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Order of CSS Declarations

   Why is the order of CSS declarations so important?  In the following 
<style> declaration, the order of the a:link is critical to its being 
used.  The effects desired are correct in this code, but when the two a:
* lines of code are moved to before the "div" declaration, they are 
ignored!
   There must be some explicit hierarchy of CSS declarations that I 
haven't seen - what is it and where is it explained?  Please advise.

<style>
  body { margin: 0 40px 0 40px; 
         font: Verdana; font-size: 120%; color: black; 
	 background-image: url("bg-green-grass.jpg");
       }
  a:link,  a:visited { color: gold; }
  a:hover, a:active  { color: lightblue; }	
  p { text-indent: 30px; font-size: 120%;  
      margin-right: 10px; margin-left: 10px; }
  .b8  { border-color:  black; 
         border-style:  outset; 
         border-width:  15px;
 	 font-size:     120%;
	 font-weight:   bold;
	 width:         100%; 
       }
  td   {
         padding-left:  20px;
         padding-right:  0px;
         padding-top:    0px;
         padding-bottom: 0px;
       }
  .c3  { color: gold; background-image: url("RedBrick.jpg");  )
  .center { text-align: center; }
  div     { margin-left: 50px; margin-right: 50px; }
  td.nil  { padding: 0; }
</style>



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0
Mike
9/4/2016 12:28:35 AM
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In article <MPG.3235189f2ce8d3f09896d1@news.eternal-september.org>,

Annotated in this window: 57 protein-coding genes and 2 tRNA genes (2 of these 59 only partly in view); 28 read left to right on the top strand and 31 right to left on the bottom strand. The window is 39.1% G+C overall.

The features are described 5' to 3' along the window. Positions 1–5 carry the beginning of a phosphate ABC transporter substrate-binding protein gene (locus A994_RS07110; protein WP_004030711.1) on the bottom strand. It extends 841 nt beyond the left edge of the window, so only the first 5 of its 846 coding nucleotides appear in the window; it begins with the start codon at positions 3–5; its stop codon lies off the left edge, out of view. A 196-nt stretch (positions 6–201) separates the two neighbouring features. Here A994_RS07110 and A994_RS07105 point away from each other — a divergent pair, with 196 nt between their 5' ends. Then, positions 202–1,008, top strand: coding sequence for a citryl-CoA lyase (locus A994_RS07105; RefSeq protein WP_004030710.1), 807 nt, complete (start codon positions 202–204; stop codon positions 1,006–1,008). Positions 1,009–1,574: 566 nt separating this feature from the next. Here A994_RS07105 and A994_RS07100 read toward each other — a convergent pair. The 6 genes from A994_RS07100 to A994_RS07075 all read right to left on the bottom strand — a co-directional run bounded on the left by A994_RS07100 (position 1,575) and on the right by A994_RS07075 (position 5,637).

Mike Copeland <mrc2323@cox.net> wrote:

>    Why is the order of CSS declarations so important?  In the following 
> <style> declaration, the order of the a:link is critical to its being 
> used.  The effects desired are correct in this code, but when the two a:
> * lines of code are moved to before the "div" declaration, they are 
> ignored!
>    There must be some explicit hierarchy of CSS declarations that I 
> haven't seen - what is it and where is it explained?  Please advise.

Order matters when there are conflicting items that affect the same 
element. But a:XXX and div can't refer to the same element, so I don't 
think it can possibly matter. I suspect you had a syntax error in the 
version where they were above div. But since you posted the working 
version, not the non-working one, we can't tell what you did wrong.

Can you make a demonstration at jsfiddle.net?

> 
> <style>
>   body { margin: 0 40px 0 40px; 
>          font: Verdana; font-size: 120%; color: black; 
> 	 background-image: url("bg-green-grass.jpg");
>        }
>   a:link,  a:visited { color: gold; }
>   a:hover, a:active  { color: lightblue; }	
>   p { text-indent: 30px; font-size: 120%;  
>       margin-right: 10px; margin-left: 10px; }
>   .b8  { border-color:  black; 
>          border-style:  outset; 
>          border-width:  15px;
>  	 font-size:     120%;
> 	 font-weight:   bold;
> 	 width:         100%; 
>        }
>   td   {
>          padding-left:  20px;
>          padding-right:  0px;
>          padding-top:    0px;
>          padding-bottom: 0px;
>        }
>   .c3  { color: gold; background-image: url("RedBrick.jpg");  )
>   .center { text-align: center; }
>   div     { margin-left: 50px; margin-right: 50px; }
>   td.nil  { padding: 0; }
> </style>
> 
> 
> 
> ---
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-- 
Barry Margolin, barmar@alum.mit.edu
Arlington, MA
*** PLEASE post questions in newsgroups, not directly to me ***
0
Barry
9/4/2016 2:05:09 AM
On 04/09/2016 05:05, Barry Margolin wrote: